Zombie films

‘Jeruzalem’: A religious take on the first-person, found-footage zombie films


By Dakota Cantwell

Following a common trend in horror movies, “Jeruzalem” brings another first-person, found-footage zombie film to the table, but adds in a religious twist. Despite its best efforts, the film cannot overcome its laughable accents and, often, poor-quality CGI.

Following two American Jewish girls as they travel to Israel, the film documents the story of a biblical apocalypse of zombies that breaks out in the old city of Jerusalem. The two Americans, joined by archaeologist wanna be Kevin Reed (Yon Tumarkin), must find a way out of the city as it falls into chaos amid flying zombie and risen Goliath.

Starting with an interesting the idea of using Google Glass as the filming device instead of a GoPro, the films had lots of potential to offer a refreshing take on the found footage genre. Unfortunately, “Jeruzalem” offers little more than a refreshing take and an interesting thought: what if the zombie apocalypse was biblical.

The movie stars Danielle Jadelyn as Sarah Pullman and Yael Grobglas as her friend Rachel Klein. Grobglas, an Israeli born actress, is the only performer on this cast that holds much on her resume worth mentioning, including parts on tv series like “Reign” and “Jane the Virgin”. Still, even with what little acting ability Grobglas brought to the screen, she could not carry the rest of the film’s, at times, laugh out loud acting. The worst of all being the accent of Tumarkin as he portrays the want to be archaeologist obsessed with the idea of religious zombies.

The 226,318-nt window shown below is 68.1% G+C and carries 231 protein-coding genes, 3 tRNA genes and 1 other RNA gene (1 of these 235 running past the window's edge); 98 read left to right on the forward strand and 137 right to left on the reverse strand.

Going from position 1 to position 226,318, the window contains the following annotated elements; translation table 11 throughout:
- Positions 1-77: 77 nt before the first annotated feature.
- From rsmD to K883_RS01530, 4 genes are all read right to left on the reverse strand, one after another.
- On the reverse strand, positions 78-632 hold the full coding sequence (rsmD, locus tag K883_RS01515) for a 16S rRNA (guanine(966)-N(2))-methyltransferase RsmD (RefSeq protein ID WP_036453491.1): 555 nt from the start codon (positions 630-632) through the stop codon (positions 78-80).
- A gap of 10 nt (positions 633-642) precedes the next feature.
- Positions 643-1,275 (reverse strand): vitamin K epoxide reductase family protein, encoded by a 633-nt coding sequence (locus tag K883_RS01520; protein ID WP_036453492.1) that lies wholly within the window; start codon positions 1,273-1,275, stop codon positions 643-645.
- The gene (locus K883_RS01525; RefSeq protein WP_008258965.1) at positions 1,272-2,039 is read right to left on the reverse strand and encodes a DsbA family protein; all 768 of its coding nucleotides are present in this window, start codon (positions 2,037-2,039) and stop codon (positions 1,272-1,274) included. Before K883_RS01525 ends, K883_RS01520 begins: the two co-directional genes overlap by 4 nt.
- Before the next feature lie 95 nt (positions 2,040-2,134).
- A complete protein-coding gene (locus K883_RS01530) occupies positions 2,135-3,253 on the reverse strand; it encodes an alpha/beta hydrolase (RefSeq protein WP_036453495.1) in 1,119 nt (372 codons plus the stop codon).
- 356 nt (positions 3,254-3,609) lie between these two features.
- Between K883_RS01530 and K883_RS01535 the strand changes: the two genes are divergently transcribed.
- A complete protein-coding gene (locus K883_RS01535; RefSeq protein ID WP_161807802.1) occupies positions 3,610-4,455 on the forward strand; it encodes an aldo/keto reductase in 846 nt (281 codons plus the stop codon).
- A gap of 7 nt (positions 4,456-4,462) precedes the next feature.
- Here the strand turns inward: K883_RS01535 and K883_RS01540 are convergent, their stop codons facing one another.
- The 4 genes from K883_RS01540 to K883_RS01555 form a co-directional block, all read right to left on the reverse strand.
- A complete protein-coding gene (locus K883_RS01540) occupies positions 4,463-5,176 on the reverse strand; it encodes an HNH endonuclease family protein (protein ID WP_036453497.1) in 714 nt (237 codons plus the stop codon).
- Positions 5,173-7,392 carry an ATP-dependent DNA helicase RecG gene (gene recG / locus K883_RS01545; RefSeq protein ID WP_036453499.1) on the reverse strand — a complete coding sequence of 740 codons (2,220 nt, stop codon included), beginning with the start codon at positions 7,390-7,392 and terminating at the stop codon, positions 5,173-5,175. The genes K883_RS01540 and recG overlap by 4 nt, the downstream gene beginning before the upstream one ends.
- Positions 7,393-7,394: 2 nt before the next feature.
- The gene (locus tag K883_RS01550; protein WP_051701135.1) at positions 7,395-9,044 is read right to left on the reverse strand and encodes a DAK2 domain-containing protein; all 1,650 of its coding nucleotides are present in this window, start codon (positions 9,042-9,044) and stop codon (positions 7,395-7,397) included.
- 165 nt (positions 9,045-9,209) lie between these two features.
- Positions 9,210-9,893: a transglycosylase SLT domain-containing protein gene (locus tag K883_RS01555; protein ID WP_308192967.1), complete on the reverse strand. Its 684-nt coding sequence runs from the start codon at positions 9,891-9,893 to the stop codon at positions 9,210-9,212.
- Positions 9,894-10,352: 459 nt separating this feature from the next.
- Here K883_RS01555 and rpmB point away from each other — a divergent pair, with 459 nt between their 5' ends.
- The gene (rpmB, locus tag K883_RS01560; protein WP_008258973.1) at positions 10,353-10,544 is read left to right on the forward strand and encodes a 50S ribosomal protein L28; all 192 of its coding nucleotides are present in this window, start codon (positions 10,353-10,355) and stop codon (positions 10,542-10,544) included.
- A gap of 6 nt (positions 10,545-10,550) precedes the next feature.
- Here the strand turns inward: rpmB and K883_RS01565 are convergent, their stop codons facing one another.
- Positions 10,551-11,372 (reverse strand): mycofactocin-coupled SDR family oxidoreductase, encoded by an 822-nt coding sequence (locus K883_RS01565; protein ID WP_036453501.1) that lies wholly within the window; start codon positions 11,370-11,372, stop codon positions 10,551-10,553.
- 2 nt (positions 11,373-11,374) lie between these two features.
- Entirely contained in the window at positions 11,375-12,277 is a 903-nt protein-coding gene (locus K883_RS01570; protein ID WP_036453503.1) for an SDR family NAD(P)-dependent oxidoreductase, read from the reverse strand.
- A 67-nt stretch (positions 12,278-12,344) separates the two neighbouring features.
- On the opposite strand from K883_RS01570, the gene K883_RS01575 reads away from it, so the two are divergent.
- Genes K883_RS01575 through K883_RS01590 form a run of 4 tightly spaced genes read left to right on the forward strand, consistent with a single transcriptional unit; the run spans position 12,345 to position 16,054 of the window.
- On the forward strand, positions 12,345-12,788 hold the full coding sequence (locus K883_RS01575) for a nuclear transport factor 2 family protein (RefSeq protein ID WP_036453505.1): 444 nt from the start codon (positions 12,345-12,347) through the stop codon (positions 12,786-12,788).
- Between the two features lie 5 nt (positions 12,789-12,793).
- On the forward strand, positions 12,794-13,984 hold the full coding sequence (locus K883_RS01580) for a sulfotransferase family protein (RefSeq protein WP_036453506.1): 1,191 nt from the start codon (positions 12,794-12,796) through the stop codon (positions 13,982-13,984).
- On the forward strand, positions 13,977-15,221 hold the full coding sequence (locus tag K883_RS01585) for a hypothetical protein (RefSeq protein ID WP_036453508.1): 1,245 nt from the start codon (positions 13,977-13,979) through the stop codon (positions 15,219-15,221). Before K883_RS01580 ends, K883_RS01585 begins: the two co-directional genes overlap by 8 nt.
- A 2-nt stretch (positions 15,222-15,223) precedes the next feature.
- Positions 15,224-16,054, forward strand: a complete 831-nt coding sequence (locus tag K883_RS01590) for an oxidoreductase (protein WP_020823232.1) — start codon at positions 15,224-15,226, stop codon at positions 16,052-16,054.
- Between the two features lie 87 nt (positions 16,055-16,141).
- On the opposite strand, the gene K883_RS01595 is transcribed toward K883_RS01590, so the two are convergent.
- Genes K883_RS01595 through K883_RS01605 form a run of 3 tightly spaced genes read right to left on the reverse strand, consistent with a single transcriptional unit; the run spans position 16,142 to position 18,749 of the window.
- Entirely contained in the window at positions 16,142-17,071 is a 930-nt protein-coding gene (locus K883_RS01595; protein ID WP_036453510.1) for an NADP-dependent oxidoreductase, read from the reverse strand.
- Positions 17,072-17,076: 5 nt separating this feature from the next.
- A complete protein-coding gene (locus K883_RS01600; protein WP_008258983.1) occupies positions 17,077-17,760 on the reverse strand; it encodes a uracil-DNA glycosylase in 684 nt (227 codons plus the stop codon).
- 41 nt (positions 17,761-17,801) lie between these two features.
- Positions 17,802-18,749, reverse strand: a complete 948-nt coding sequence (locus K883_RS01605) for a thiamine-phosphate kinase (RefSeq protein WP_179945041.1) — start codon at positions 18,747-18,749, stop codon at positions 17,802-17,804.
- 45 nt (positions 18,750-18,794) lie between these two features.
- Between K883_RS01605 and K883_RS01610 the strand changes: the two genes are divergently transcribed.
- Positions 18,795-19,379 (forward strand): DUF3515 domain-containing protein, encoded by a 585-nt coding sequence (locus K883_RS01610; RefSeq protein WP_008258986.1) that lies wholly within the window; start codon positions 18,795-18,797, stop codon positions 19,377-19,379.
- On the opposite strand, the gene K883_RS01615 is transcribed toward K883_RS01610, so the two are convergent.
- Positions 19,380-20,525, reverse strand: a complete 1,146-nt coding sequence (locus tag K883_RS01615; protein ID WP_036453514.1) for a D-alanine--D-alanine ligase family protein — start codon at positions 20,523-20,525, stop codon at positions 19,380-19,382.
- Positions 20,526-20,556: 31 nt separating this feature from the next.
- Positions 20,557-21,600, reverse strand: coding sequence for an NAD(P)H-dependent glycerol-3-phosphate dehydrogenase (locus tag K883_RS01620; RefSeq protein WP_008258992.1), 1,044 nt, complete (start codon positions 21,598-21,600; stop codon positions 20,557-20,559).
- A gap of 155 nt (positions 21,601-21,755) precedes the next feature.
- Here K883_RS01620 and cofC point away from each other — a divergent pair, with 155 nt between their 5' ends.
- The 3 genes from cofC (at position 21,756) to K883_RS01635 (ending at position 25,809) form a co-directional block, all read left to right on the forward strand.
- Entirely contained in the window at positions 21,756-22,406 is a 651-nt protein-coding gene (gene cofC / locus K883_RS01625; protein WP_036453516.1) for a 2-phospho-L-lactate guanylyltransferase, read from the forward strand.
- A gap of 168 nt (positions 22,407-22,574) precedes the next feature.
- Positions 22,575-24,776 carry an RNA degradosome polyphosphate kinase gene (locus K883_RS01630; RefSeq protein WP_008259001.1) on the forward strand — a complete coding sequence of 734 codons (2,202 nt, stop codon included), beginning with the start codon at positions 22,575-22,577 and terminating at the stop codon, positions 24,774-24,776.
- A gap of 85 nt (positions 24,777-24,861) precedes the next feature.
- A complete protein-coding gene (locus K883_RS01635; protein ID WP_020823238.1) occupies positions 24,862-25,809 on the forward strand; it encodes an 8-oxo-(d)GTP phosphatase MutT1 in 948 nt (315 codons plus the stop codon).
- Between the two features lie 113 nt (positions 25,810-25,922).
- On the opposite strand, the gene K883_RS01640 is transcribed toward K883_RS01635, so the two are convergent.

The zombies of this film are wild imaginations of winged demons and other unusual versions including the resurrected Goliath from the bible. The zombies on the screen were presented in the form of poor CGI that, from afar, were tolerable but when they run toward the camera become painfully awful.

To compensate for the poor quality CGI, much of these scenes take place extremely dark settings and, at time, scenes with no light at all.

The only redeeming quality of this film is the use of a variety of settings that help to make the story feel slightly possible. The variety of sights feel real as the group both tours and flees through the city of Jerusalem.

Ultimately, “Jeruzalem” cannot overcome its many, many faults and ends up feeling like an interesting idea that fades into the background with so many other terrible found footage horror films, leaving more of a laughable impression than any form of terror.

Categories: Zombie films

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